I REALLY wanted to title this article “Bonds Have More Fund,” but Google Search Results matter more than my play on words.
Whether you choose to read this article in it’s entirety or just skim through briefly, there is one thing I want you to take away. I want you to know that:
There is a Bubble in the Bond Market and it will pop.
“Is there a bubble?” – or – “Will it pop?” isn’t the question. The question is “Where will you be when it does?”
If you pay the least bit of attention to financial news, this “one take away” comes as no surprise. But it’s still worth mentioning because investors continue to pour record amounts of money into bond funds.
It’s fine if you’re one of them, but you must understand the risks before doing so.
But…I Love Bubbles!
When most of us think about a bubble, real estate comes to mind, only because it’s the most recent. But if you think back further, you may remember these bubbles as well:
- Tulip Mania (1637)
- Stock Market Bubble (1920’s)
- Dot-Com Bubble (2000)
I don’t want to get into the specifics of these prior bubbles, but it helps to be aware of them all. The more you know about past bubbles, the easier it should be to recognize future ones.
The Bond Bubble
The bubble that will soon burst in the bond market is a little different. I say this because the Tulip, Stock, Dot-Com, and Real Estate bubbles all “blew up” fairly quickly. The asset prices inflated rapidly only to come tumbling down shortly after.
The bubble in the bond market has been developing for quite a while. So long, in fact, that bonds have outperformed stocks over the last 30 years. That’s a remarkable claim for an investment regarded as a “slow-growing, less-risky” alternative.
Why Has This Happened?
- Lack of Confidence/Trust in the Stock Market
- Aging Americans Flocking to Safety
- Falling Interest Rates
Let’s focus on the last bullet point.
Over the last 30 years (since about 1980), interest rates have declined steadily. The inverse relationship between interest rates and bond prices means that – as interest rates fall, bond prices rise. This also means that – as interest rates rise, bond prices fall.
That’s about all you need to know.
I have no idea WHEN the FED
will choose will be forced to raise interest rates, but I have an idea of WHERE I don’t want to be. I don’t want to be holding long-term bonds – and if I am, I want a maturity date.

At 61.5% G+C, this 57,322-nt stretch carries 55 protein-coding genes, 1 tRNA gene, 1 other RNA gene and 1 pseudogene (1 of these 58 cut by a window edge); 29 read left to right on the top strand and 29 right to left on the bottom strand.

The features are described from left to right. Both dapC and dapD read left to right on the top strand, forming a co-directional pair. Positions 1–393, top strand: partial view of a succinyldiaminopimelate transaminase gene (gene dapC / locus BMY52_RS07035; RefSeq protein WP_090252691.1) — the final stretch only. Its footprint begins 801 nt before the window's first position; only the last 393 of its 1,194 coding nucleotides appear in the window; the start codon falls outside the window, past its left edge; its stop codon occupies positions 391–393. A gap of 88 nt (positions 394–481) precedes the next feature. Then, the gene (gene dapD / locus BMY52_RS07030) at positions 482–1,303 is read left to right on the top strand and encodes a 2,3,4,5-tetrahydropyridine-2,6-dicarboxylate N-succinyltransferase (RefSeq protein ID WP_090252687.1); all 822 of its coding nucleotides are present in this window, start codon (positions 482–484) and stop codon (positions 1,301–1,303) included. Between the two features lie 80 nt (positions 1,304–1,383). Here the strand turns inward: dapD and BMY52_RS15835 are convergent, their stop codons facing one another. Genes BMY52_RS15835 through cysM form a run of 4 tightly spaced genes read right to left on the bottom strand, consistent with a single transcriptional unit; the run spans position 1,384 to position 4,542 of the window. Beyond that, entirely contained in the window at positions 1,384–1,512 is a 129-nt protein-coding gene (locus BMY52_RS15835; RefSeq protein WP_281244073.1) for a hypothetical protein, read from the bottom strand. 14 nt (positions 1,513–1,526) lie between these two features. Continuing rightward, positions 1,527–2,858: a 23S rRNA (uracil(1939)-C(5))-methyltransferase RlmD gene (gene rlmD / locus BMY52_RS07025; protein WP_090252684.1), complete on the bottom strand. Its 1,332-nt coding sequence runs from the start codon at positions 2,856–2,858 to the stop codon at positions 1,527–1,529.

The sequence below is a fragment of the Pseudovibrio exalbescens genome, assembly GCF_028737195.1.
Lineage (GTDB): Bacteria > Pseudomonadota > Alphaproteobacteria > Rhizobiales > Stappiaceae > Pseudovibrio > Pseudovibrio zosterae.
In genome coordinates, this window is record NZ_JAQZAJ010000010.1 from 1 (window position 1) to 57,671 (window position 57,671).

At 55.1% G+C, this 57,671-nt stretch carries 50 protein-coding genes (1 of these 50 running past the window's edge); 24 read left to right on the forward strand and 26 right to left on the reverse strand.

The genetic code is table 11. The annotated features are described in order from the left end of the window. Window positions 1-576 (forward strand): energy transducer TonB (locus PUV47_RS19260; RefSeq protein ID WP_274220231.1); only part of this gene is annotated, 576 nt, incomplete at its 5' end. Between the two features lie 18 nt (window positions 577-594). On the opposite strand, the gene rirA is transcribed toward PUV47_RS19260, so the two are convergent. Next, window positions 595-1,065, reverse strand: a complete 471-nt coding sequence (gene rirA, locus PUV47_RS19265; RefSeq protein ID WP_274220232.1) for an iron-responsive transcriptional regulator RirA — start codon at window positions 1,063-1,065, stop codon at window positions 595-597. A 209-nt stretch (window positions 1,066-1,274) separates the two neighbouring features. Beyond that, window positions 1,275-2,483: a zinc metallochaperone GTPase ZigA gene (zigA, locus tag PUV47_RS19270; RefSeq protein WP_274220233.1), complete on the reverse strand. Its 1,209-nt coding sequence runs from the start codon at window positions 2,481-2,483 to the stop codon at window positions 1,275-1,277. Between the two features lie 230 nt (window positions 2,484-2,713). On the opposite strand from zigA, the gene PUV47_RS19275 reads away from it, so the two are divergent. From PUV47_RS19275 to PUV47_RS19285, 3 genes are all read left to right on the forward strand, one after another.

I highlight “long-term” and “maturity date” because NOT ALL BONDS ARE CREATED EQUAL.
Duration, Duration, Duration
The duration of a bond can refer to – the length of the bond – or the sensitivity to interest rates. Duration is expressed in years.
A bond with a duration of 4 will be less affected by a rise in interest rates versus a bond with a duration of 10. For this reason, if you’re going to invest in bonds, I recommend looking at a short duration.
Bond Funds vs Individual Bonds
The majority of investors have bond funds, rather than carefully selecting individual bonds. Investing in bond funds is fine, but they should come with a warning.
If you invest in an individual bond, you can hold it until maturity. If you hold it until maturity, the price fluctuations don’t really matter because you’ll receive whatever the coupon rate is.
If you invest in bond funds, there is no maturity date. This is why bond funds will get hit harder than individual bonds whenever the bond bubble pops.
When Will This Bubble Pop?
That’s the tricky question. The FED has entered into QE and Operation Twist, QE2, QE3, and QE Infinity. What this means is that The Federal Reserve is BUYING US Treasury Bonds. This drives down interest rates (it will also lead to loads of inflation, but I’ll save that for another article). In it’s latest round of Quantitative Easing, Ben Bernanke announced that The Fed will continue to buy these bonds until unemployment falls to 6.5% and/or inflation stays below 2.5%. So when will it happen? I don’t know.
If I were a betting man, I would guess between 2014-2018.
The only reason I extend the prediction so far out is because the US won’t be able to pay our bills if interest rates rise. Therefore, The Fed will do whatever it can (printing endless amounts of money) to keep rates low for as long as possible.
Do you own any bonds?